In past posts, we have discussed the outlook for the outdoor advertising industry in Australia. The are a number of reasons why the outdoor advertising industry should grow its share of the overall advertising pie over the next five to ten years.
- Fragmentation of the audience in traditional forms of media such as:
Television – due to the growth of streaming and alternative viewing platforms that leverage the internet in breaking down televisions historical control over access to the consumer of video content.
Print – due to social media and blogs etc
Radio –as the car fleet is renewed to include more seamless access to the internet music, streaming will fragment the primary radio audience. In the longer term, autonomous cars will see video streaming all but replace radio’s audio entertainment.
- The roll out of digital screens which provide the dual benefits of:
Growth in available site capacity
Greater speed to market, allowing the industry to tap into more reaction and short life advertising and marketing pools (eg product promotions)
Opportunities for enhanced content and greater interactivity
- Improved audience measurement and data. This provides better reliability and information around the advertisers return on investment as well as the ability to produce more targeted outcomes.
These longer term drivers present an attractive investment case for the outdoor advertising industry. However, more recently we have seen some concerning signs for the industry.
The industry’s body, the OMA, released the advertising revenue data for the month of June earlier this week. It showed that for the month of June, overall Australian outdoor advertising industry revenue excluding commissions paid as well as production and installation revenue increased 5.3% in June relative to the prior year, and by 6.4% for the six months to June 2017. This is reasonable growth given the overall advertising market in Australian has been roughly flat on the same basis.
Within this, large format roadside showed the strongest growth, with revenue up 12.1% in June and by 13.6% in the 6 months to June. Large format roadside revenue growth has exceeded that of the overall outdoor industry for the last 2 years. Given the exposure of APO, OML and QMS to this category, this would to be reasonably encouraging.
Digital sign revenue is the driver of revenue growth for the industry with digital revenue increasing 30% in the June half year relative to the prior year. This compares to a 7.4% decline in revenue for static outdoor assets over the same period.
However, beneath the headline rate of growth, there are some concerns in the near term.
The attractive returns generated by digital assets has seen a significant increase in the rate of digital content over the last 12 months. The table below shows the dramatic acceleration in the number of large format digital billboards operated by the three major roadside operators in Australia.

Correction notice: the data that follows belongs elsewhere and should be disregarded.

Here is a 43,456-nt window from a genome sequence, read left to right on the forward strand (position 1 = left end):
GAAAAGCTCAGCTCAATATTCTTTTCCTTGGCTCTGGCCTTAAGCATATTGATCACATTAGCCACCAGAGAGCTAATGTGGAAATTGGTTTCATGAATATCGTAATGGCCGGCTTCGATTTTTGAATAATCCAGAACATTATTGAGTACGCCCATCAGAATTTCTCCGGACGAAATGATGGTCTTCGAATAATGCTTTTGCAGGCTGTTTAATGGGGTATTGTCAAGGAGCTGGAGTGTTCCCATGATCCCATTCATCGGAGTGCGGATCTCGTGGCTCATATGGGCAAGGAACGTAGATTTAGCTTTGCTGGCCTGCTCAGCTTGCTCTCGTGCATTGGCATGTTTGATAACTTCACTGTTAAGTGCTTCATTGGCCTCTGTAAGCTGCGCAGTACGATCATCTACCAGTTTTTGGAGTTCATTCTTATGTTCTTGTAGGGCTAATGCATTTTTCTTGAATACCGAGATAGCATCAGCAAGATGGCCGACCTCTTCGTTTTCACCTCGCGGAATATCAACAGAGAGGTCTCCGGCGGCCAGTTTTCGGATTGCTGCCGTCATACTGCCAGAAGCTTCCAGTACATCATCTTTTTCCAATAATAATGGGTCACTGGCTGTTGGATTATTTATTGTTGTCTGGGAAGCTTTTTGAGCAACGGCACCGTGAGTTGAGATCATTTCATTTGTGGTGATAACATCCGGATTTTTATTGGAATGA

The number of large format digital screens operated by the three largest players will have increased around 120% in June 2017 relative to the same time last year. These screens have significantly higher capital cost and increasing the number of them in the market increases the aggregate operating costs of the industry due to higher lease costs and electricity charges.
There has been somewhat of a land grab occurring in the industry with digital capacity growth outstripping the rate of demand growth. Given digital revenue growth has fallen well short of the 120% growth in screen numbers, like for like revenue on digital assets is clearly declining. While there is a reasonably large variable component to operating costs through revenue sharing agreements with site owners and agency commissions, there is still a fair bit of fixed cost leverage in the business.
Unfortunately, we have not seen any of the operators pull back on their roll out plans in order to allow demand time to catch up with supply. Competition in the sector means that the companies are afraid they will be seen to have fallen behind if they slow down and the other two players do not.
Adding to the risk on margins, the outdoor operators have been investing in overheads to improve their data, technology and creative capabilities. This investment is designed to improve the long term revenue opportunity for their newly rolled out digital asset base.
While we continue to like the longer term opportunity for outdoor advertising, it appears that growth supply in the short term is significantly outstripping demand growth, presenting the risk that earnings expectations as a result of weakening margins.
The Montgomery Funds own shares in QMS Media
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Stuart is the Portfolio Manager of The Montgomery [Private] Fund – a concentrated, All-cap Australian equity fund that aims to achieve absolute returns from a portfolio of long only Australian shares and cash. Capital preservation is paramount.